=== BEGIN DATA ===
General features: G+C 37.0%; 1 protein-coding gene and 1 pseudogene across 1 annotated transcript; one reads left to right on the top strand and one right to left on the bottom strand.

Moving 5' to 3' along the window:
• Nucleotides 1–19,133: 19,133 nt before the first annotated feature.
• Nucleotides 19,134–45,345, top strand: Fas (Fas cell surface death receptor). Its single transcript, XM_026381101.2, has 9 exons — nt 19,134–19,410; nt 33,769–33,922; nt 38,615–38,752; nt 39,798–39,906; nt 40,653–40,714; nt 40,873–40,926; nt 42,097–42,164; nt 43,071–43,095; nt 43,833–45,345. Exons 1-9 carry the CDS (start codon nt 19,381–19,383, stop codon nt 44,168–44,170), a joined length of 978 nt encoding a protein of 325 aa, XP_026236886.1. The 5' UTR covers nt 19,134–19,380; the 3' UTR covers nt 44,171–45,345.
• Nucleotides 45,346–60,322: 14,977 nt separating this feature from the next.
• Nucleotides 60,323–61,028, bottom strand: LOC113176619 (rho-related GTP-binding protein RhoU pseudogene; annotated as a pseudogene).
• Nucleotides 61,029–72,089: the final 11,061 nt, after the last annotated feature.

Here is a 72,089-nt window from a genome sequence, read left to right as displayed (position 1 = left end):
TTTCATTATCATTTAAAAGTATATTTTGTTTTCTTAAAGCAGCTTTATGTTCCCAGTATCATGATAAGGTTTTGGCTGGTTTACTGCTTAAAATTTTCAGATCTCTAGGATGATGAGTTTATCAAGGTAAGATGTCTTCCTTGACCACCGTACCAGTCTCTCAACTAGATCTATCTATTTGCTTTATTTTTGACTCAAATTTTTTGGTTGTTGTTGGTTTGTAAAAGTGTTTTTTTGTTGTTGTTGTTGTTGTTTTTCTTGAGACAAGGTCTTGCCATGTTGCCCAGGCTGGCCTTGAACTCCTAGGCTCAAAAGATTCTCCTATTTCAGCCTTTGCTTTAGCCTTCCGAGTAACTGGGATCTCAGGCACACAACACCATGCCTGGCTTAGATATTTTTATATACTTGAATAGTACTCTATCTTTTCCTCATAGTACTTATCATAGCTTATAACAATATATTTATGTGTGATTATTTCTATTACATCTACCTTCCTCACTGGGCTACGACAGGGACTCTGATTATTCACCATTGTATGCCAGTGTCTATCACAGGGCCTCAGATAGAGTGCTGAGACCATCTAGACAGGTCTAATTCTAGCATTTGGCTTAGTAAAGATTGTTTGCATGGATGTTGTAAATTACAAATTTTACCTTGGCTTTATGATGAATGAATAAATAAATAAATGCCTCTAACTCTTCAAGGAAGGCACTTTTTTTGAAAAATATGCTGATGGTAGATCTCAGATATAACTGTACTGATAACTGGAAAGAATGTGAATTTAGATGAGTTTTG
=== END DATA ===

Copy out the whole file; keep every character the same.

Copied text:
General features: G+C 37.0%; 1 protein-coding gene and 1 pseudogene across 1 annotated transcript; one reads left to right on the top strand and one right to left on the bottom strand.

Moving 5' to 3' along the window:
• Nucleotides 1–19,133: 19,133 nt before the first annotated feature.
• Nucleotides 19,134–45,345, top strand: Fas (Fas cell surface death receptor). Its single transcript, XM_026381101.2, has 9 exons — nt 19,134–19,410; nt 33,769–33,922; nt 38,615–38,752; nt 39,798–39,906; nt 40,653–40,714; nt 40,873–40,926; nt 42,097–42,164; nt 43,071–43,095; nt 43,833–45,345. Exons 1-9 carry the CDS (start codon nt 19,381–19,383, stop codon nt 44,168–44,170), a joined length of 978 nt encoding a protein of 325 aa, XP_026236886.1. The 5' UTR covers nt 19,134–19,380; the 3' UTR covers nt 44,171–45,345.
• Nucleotides 45,346–60,322: 14,977 nt separating this feature from the next.
• Nucleotides 60,323–61,028, bottom strand: LOC113176619 (rho-related GTP-binding protein RhoU pseudogene; annotated as a pseudogene).
• Nucleotides 61,029–72,089: the final 11,061 nt, after the last annotated feature.

Here is a 72,089-nt window from a genome sequence, read left to right as displayed (position 1 = left end):
TTTCATTATCATTTAAAAGTATATTTTGTTTTCTTAAAGCAGCTTTATGTTCCCAGTATCATGATAAGGTTTTGGCTGGTTTACTGCTTAAAATTTTCAGATCTCTAGGATGATGAGTTTATCAAGGTAAGATGTCTTCCTTGACCACCGTACCAGTCTCTCAACTAGATCTATCTATTTGCTTTATTTTTGACTCAAATTTTTTGGTTGTTGTTGGTTTGTAAAAGTGTTTTTTTGTTGTTGTTGTTGTTGTTTTTCTTGAGACAAGGTCTTGCCATGTTGCCCAGGCTGGCCTTGAACTCCTAGGCTCAAAAGATTCTCCTATTTCAGCCTTTGCTTTAGCCTTCCGAGTAACTGGGATCTCAGGCACACAACACCATGCCTGGCTTAGATATTTTTATATACTTGAATAGTACTCTATCTTTTCCTCATAGTACTTATCATAGCTTATAACAATATATTTATGTGTGATTATTTCTATTACATCTACCTTCCTCACTGGGCTACGACAGGGACTCTGATTATTCACCATTGTATGCCAGTGTCTATCACAGGGCCTCAGATAGAGTGCTGAGACCATCTAGACAGGTCTAATTCTAGCATTTGGCTTAGTAAAGATTGTTTGCATGGATGTTGTAAATTACAAATTTTACCTTGGCTTTATGATGAATGAATAAATAAATAAATGCCTCTAACTCTTCAAGGAAGGCACTTTTTTTGAAAAATATGCTGATGGTAGATCTCAGATATAACTGTACTGATAACTGGAAAGAATGTGAATTTAGATGAGTTTTG